“Madam Countess, may I be the first to compliment you on your wonderful abode. It truly reflects how you keep your Countship.” The smaller, mouse-like Merchant spoke up. The Countess nodded graciously.
“Thank you; it lightens our hearth to have you here. I was just talking to Demetria about your cunning strategy for marketing unimportant…”
Great, Demetria thought. It’s one of those dinners. It’s going to be a long night.
The High Merchants gave one final, stiff bow and were assisted into their carriages. As the purebred steeds began to trot away, they stared out the thin window at the slowly dwindling figure of Demetria. They hadn’t been able to take their eyes off of her al night. She had become distinctly uncomfortable, but kept a politely interested face throughout. The carriage finally dwindled into the distance, and Demetria heaved a sigh of relief. She lost her dignified posture and darted up the stairs, flinging the door to her suite wide open.
“Here, Milo!” she called. A scruffy dog leapt off of her bed and bounded excitedly to her. He wagged his stumpy tail excitedly and licked her face. He was a mutt, bred from one of the Count’s finest hunting hounds and a stray that managed to wiggle into the enclosure. Milo was the only pup of the litter that lasted the winter, so the Count gave him to Demetria. He was mostly black, with one white paw and a tan stripe along his muzzle. He was slightly over knee height and his short fur was always messy.
Demetria shut the door behind her and quickly shed all of the unnecessary layers of formal clothing she wore, leaving on only one petticoat. Over this she pulled on a simple linen skirt and woolen tunic.
Lawrence had gone out riding as soon as the dinner was formally over. Demetria whistled for Milo to keep up and started down the stairs. But before she could reach the bottom, a crystal clear voice stopped her in place.
“Demetria, I do hope you aren’t planning to go riding. You can’t possibly have forgotten your weaving, could you?” The Countess inquired. Demetria sighed sadly.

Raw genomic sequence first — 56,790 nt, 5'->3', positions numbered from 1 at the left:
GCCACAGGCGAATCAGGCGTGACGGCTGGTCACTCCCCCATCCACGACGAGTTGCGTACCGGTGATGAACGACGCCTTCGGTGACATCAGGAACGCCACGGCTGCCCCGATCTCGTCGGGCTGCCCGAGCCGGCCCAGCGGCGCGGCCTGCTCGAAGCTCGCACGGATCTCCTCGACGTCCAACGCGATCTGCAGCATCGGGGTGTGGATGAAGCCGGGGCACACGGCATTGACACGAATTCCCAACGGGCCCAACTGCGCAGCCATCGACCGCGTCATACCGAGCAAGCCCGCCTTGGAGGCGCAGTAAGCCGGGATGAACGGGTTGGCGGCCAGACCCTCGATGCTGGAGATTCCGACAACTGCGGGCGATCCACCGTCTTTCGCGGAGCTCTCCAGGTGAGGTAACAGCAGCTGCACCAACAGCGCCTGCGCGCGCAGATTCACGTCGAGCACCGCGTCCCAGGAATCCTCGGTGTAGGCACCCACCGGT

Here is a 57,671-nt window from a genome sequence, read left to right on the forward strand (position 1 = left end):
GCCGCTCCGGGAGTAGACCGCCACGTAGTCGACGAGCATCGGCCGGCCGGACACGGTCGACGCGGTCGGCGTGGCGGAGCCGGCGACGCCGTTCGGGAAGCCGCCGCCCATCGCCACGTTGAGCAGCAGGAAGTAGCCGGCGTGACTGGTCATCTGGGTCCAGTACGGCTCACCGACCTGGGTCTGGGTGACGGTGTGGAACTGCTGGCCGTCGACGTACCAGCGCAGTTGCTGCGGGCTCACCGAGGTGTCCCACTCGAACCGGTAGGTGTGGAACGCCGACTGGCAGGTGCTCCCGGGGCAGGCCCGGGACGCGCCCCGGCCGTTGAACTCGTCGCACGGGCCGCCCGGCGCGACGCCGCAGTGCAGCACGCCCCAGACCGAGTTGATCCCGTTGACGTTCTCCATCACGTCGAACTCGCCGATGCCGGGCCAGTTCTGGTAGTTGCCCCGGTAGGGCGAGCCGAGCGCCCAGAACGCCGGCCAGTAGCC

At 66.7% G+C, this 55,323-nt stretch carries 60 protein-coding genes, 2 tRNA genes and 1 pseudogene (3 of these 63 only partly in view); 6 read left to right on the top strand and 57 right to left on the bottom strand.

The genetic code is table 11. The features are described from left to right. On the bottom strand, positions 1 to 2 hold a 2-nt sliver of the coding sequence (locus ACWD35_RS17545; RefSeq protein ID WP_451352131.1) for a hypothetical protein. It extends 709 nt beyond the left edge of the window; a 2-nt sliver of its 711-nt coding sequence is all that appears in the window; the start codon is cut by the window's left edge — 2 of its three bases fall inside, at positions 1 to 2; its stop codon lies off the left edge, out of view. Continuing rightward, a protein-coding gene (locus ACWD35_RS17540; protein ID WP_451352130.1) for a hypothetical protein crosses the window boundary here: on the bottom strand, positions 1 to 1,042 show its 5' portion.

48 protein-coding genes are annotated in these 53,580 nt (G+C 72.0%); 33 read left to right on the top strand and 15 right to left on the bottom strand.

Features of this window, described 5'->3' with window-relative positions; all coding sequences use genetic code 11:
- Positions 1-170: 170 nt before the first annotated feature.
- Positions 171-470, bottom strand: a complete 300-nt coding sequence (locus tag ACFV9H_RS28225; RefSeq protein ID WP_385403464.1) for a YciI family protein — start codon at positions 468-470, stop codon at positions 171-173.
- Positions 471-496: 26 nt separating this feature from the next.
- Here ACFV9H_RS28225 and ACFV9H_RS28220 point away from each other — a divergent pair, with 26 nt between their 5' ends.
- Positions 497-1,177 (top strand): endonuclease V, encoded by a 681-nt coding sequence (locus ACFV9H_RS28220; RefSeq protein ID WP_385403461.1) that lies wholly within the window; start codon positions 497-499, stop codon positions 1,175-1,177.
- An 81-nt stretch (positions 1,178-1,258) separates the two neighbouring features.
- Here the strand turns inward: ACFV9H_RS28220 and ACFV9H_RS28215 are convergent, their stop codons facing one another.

“The weather,” she explained, slowly descending the stairs as she spoke. “It is lovely. And for autumn, it is truly amazing to see this much warmth and sun. I can sew later. Sheighla has not been ridden for a good many weeks; she needs exercise.” The Countess raised one eyebrow and shook her head archly. By this time, Demetria had reached the base of the staircase.
The Countess pursed her lips. “And she shall have it—tomorrow. For now, your weaving calls. Come now, Deme—“ the Countess broke off mid-sentence as a tremor ran throughout the room. A few candles toppled over, setting the mauve carpeting alight. The Countess gasped, her hand flying to her chest. Another tremor, stronger this time, shook the very foundations of the house. Demetria fell to the ground, immediately rolling out of the way as an ornate crystal chandelier fell to the ground where her head had been seconds ago. It shattered, sending shards of jagged glass flying and even more lit candles rolling.
Demetria used a nearby wall to gain her balance. The house was rocking violently side-to-side. A section of railing from the stairway fell, and the loud reverberating clang of it crashing to the floor was accompanied by a weighty thump as the Countess fainted and slid down the stairs. The house was beginning to collapse. Milo ran yelping to the door and began jumping at it. Demetria fell to her knees and crawled to the door. She reached up blindly for the knob and pushed the door open. Milo bolted out of the house, into the courtyard. There was nothing there, merely an open expanse of grass. Demetria began to crawl for it, hoping that nothing from the collapsing building would fall and block her path. Nothing did; instead, a falling windowsill slammed into her head, rendering her unconscious.
She passed out slowly, to the crashing sound of her home collapsing behind her. She would drift back into consciousness long enough to hear pained screams as the servants were bombarded by falling masonry. Once she was summoned quickly by a sudden splintering pain in her leg. As she realized it had been broken, she was already fading back into the darkness she now so hated.
Twice more she faded into reality. The first was the most fleeting yet; she barely had time to whimper in pain before she was gone. The second, however, she was awake for several minutes. She saw two men approaching slowly. They were little more than shadows, but they gave her hope. She could not move, as whatever had broken her leg still lay across it, pinning her. She tried to speak, but all she could manage was a dry whisper. It made her realize how thirsty she was. Suddenly the pain was her second-most worry, and her dire thirst consumed her.
One of the men approached her and bent down. He motioned to the other man. Demetria looked weakly up at him, and he started.
“’ey!” he called in a hoarse voice. “This ‘un’s alive! Not much better off th’n th’ other one, though. She’s stuck. And she’s got some gold, too.” The other man stepped over coolly and knelt down by Demetria. He grasped the golden insignia that she always carried around her neck and ripped it harshly off. Demetria protested in a small voice. The insignia was the one that marked her as a member of the Countess’s household, and without it she was nothing, little more than a commoner.